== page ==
|Eagle Ford Shale Boom: Just a Texas-sized tall tale?|
A line of oil and gas industry insiders speaking at the sold-out Eagle Ford Consortium's inaugural conference this month in San Antonio praised the potential of the South Texas shale with near-prophetic ecstasy. Prospects in the oil- and gas-bearing shale formation crossing beneath 24 South Texas counties known as the Eagle Ford are "unprecedented," "extraordinary," and "game-changing," said David Blackmon, Texas state lead for the industry lobby America's Natural Gas Alliance. Laredo Energy CEO Glenn Hart named the Eagle Ford the "king of the hill" of shale plays, a region key to ushering in "the shale gas revolution" and "a stronger America."
But while it borders on the heretical to say it aloud, judging from very recent shale plays elsewhere in the country — like the Marcellus, the Barnett, the Fayetteville — ours may not go down as the century of natural gas, after all. Critics contend the promise of decades-long growth doesn't match what's been seen elsewhere, that the eventual Eagle Ford bust could come sooner than industry promises suggest — though some lucky landowners, local governments, and oil and gas companies flipping mineral leases will still be all the richer for it.
The study hit just as industry insiders spilled hundreds of internal emails and documents to The New York Times that appeared to show energy execs, geologists, and market analysts worrying whether shale-heavy companies were intentionally — maybe even illegally — overstating well productivity and the size of their reserves. Actual reserves, Berman contends, appear to be about half what industry claims. So where did that promise of 100-year natural gas reserves originate? Nelder's Slate piece tracked it back to a spring 2011 report by the Potential Gas Committee, an organization of petroleum engineers and geoscientists out of the industry-friendly Colorado School of Mines. The group's president works with Third Day Energy, LLC, an Austin-based outfit buying and exploiting oil and gas properties along the Texas Gulf Coast, while its chairman also serves as vice president for a Denver natural gas production, processing, and marketing company.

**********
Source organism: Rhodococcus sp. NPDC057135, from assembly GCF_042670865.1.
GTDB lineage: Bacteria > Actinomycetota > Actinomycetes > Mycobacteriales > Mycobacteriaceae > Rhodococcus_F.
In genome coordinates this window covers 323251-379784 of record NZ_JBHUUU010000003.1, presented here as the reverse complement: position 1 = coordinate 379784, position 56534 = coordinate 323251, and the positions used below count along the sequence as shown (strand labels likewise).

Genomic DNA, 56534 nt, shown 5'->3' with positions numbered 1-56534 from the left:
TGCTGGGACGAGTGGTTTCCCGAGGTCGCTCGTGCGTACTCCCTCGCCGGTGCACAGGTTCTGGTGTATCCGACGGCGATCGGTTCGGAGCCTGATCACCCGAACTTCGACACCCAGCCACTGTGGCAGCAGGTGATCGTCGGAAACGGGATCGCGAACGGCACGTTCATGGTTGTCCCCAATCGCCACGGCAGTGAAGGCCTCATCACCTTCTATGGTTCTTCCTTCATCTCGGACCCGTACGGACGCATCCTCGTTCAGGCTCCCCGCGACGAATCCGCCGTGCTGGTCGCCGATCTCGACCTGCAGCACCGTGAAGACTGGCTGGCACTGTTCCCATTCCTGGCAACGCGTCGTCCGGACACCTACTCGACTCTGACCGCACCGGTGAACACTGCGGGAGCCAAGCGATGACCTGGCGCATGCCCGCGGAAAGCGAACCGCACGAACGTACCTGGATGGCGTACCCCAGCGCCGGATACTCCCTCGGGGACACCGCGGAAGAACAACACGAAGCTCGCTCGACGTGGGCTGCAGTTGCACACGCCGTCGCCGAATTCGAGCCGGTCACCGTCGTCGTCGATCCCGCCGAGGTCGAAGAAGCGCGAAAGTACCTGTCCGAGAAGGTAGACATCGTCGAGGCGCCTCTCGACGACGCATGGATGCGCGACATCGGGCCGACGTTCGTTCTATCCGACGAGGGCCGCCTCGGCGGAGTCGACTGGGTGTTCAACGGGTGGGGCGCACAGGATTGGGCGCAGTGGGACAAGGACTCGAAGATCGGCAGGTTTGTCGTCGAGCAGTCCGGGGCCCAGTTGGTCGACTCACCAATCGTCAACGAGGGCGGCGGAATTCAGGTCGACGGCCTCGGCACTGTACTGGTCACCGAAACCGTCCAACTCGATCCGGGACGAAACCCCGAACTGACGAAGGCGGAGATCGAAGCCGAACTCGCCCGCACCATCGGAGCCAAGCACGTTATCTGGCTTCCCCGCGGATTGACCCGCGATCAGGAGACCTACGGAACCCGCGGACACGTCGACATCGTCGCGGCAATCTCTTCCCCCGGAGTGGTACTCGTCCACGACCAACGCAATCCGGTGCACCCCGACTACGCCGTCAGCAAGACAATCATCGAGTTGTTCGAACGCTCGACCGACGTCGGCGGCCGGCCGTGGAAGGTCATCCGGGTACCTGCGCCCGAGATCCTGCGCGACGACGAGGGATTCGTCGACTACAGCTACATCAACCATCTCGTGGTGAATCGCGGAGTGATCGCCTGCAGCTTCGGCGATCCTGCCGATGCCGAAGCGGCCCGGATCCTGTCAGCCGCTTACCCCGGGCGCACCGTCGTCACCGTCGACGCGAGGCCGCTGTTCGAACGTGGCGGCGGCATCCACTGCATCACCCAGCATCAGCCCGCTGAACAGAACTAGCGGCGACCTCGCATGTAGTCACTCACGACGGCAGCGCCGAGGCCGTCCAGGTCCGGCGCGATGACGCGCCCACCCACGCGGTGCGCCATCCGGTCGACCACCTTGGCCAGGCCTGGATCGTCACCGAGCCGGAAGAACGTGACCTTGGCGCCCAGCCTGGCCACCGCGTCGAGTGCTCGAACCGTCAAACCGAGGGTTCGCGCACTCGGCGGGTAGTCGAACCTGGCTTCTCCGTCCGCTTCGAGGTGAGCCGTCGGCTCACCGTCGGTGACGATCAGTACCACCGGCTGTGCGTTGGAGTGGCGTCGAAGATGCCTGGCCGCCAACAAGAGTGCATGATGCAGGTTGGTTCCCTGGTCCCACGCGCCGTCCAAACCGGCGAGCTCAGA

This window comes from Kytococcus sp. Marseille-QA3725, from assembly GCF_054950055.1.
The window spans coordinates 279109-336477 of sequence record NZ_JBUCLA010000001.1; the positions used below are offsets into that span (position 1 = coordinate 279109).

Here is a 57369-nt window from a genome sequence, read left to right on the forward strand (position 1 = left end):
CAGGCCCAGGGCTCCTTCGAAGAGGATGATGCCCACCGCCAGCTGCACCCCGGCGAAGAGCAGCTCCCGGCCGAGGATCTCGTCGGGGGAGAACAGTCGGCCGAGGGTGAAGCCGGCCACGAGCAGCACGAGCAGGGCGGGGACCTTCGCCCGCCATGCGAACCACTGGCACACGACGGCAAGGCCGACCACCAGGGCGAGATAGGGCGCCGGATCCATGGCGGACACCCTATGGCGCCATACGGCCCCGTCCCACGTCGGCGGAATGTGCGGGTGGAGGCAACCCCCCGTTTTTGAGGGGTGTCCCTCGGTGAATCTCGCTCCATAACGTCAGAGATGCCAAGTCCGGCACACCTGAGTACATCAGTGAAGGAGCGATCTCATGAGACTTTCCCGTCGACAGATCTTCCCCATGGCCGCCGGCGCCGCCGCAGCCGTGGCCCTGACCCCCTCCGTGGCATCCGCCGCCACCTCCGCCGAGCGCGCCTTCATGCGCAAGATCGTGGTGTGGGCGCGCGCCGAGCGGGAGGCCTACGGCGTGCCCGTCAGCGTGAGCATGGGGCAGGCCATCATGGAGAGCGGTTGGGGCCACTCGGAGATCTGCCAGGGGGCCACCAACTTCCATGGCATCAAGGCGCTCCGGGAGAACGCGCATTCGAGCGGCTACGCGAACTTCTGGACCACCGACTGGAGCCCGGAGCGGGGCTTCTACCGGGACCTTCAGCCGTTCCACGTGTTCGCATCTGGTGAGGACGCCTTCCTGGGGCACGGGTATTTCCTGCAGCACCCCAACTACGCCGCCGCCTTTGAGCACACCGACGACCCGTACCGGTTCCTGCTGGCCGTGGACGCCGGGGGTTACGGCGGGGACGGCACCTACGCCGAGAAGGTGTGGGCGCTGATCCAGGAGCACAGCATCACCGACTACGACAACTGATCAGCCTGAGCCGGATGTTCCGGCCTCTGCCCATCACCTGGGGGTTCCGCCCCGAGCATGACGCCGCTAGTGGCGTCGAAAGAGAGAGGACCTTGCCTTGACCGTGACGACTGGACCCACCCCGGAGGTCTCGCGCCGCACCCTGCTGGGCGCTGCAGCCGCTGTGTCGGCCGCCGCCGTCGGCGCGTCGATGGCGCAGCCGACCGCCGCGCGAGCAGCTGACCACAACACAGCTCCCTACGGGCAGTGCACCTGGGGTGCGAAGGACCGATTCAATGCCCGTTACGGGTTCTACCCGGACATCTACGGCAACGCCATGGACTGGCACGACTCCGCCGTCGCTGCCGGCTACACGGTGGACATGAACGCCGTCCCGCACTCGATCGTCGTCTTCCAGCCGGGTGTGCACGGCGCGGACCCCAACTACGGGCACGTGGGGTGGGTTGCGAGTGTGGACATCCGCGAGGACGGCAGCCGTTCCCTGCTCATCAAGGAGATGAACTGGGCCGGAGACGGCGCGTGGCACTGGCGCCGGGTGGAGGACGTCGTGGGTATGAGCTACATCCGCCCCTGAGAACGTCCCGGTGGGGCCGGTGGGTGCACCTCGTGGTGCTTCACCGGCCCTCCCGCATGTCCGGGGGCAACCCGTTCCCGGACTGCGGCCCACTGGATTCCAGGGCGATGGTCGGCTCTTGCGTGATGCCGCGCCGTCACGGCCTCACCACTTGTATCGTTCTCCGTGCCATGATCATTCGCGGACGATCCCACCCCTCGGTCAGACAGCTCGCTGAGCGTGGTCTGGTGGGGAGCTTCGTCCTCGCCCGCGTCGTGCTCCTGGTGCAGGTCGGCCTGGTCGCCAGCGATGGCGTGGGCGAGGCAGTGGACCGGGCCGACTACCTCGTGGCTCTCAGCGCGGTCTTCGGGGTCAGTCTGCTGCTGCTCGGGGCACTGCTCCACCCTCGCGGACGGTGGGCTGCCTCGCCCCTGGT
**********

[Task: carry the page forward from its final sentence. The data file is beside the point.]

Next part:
The disconnect raises serious questions about energy investments on the horizon, says Houston-based energy consultant Arthur Berman, particularly as industry and public officials start to advocate for the conversion of public transit and 18-wheelers into natural-gas powered fleets, or dumping dirty coal-fired power plants for those that run on natural gas (which produce half the greenhouse gas emissions). "Is it 11 years or 100 years? Which is it?" Berman asked. "Policy makers believe what they're told and make policy based on that, so if it turns out to be otherwise, well then shoot, we'll have a problem."
In fact, companies have been losing money producing natural gas. On an averaged annual basis, shale gas has been unprofitable for four years, When the price of natural gas started its nosedive, from about $13 per thousand cubic feet down to this month's decade-low price around $2.30. Securities and Exchange Commission filings, Berman said, indicate that for most companies the break-even price would have to be somewhere around $7 per thousand cubic feet. "So if you make some investment, a personal or corporate investment or even a municipal investment in natural gas powered vehicles, and you think the price is going to stay what it is today, you're going to be pissed," Berman said.